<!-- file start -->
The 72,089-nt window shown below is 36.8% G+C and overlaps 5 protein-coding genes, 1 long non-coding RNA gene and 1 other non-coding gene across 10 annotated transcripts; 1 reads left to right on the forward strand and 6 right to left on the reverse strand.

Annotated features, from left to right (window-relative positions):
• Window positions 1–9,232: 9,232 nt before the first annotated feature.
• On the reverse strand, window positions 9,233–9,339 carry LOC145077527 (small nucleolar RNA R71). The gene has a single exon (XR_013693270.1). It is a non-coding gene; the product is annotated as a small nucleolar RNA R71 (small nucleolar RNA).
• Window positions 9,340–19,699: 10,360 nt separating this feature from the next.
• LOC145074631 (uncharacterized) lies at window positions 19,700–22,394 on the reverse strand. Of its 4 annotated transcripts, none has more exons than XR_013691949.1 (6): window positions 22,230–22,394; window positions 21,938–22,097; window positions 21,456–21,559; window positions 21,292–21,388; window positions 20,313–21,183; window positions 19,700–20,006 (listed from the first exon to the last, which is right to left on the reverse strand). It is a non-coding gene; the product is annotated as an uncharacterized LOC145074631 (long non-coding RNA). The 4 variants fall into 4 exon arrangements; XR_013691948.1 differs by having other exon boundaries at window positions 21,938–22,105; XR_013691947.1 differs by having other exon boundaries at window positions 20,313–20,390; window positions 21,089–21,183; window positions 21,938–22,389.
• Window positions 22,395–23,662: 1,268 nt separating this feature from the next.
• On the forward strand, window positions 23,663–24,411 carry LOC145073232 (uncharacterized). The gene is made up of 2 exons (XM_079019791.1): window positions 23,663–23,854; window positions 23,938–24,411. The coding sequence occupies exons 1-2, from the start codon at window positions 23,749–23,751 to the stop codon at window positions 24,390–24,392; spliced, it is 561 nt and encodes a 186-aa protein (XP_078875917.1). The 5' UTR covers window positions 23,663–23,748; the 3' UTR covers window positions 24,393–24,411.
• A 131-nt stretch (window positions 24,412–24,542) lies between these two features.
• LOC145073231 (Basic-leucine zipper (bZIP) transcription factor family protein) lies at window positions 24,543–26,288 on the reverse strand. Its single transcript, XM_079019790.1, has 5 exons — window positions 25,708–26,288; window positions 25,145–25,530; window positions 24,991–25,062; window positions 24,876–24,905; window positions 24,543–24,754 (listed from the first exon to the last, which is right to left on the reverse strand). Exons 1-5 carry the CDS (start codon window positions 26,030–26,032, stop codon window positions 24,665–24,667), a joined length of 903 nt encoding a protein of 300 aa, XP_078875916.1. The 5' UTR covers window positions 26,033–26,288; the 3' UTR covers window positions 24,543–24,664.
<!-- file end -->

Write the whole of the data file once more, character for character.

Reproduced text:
The 72,089-nt window shown below is 36.8% G+C and overlaps 5 protein-coding genes, 1 long non-coding RNA gene and 1 other non-coding gene across 10 annotated transcripts; 1 reads left to right on the forward strand and 6 right to left on the reverse strand.

Annotated features, from left to right (window-relative positions):
• Window positions 1–9,232: 9,232 nt before the first annotated feature.
• On the reverse strand, window positions 9,233–9,339 carry LOC145077527 (small nucleolar RNA R71). The gene has a single exon (XR_013693270.1). It is a non-coding gene; the product is annotated as a small nucleolar RNA R71 (small nucleolar RNA).
• Window positions 9,340–19,699: 10,360 nt separating this feature from the next.
• LOC145074631 (uncharacterized) lies at window positions 19,700–22,394 on the reverse strand. Of its 4 annotated transcripts, none has more exons than XR_013691949.1 (6): window positions 22,230–22,394; window positions 21,938–22,097; window positions 21,456–21,559; window positions 21,292–21,388; window positions 20,313–21,183; window positions 19,700–20,006 (listed from the first exon to the last, which is right to left on the reverse strand). It is a non-coding gene; the product is annotated as an uncharacterized LOC145074631 (long non-coding RNA). The 4 variants fall into 4 exon arrangements; XR_013691948.1 differs by having other exon boundaries at window positions 21,938–22,105; XR_013691947.1 differs by having other exon boundaries at window positions 20,313–20,390; window positions 21,089–21,183; window positions 21,938–22,389.
• Window positions 22,395–23,662: 1,268 nt separating this feature from the next.
• On the forward strand, window positions 23,663–24,411 carry LOC145073232 (uncharacterized). The gene is made up of 2 exons (XM_079019791.1): window positions 23,663–23,854; window positions 23,938–24,411. The coding sequence occupies exons 1-2, from the start codon at window positions 23,749–23,751 to the stop codon at window positions 24,390–24,392; spliced, it is 561 nt and encodes a 186-aa protein (XP_078875917.1). The 5' UTR covers window positions 23,663–23,748; the 3' UTR covers window positions 24,393–24,411.
• A 131-nt stretch (window positions 24,412–24,542) lies between these two features.
• LOC145073231 (Basic-leucine zipper (bZIP) transcription factor family protein) lies at window positions 24,543–26,288 on the reverse strand. Its single transcript, XM_079019790.1, has 5 exons — window positions 25,708–26,288; window positions 25,145–25,530; window positions 24,991–25,062; window positions 24,876–24,905; window positions 24,543–24,754 (listed from the first exon to the last, which is right to left on the reverse strand). Exons 1-5 carry the CDS (start codon window positions 26,030–26,032, stop codon window positions 24,665–24,667), a joined length of 903 nt encoding a protein of 300 aa, XP_078875916.1. The 5' UTR covers window positions 26,033–26,288; the 3' UTR covers window positions 24,543–24,664.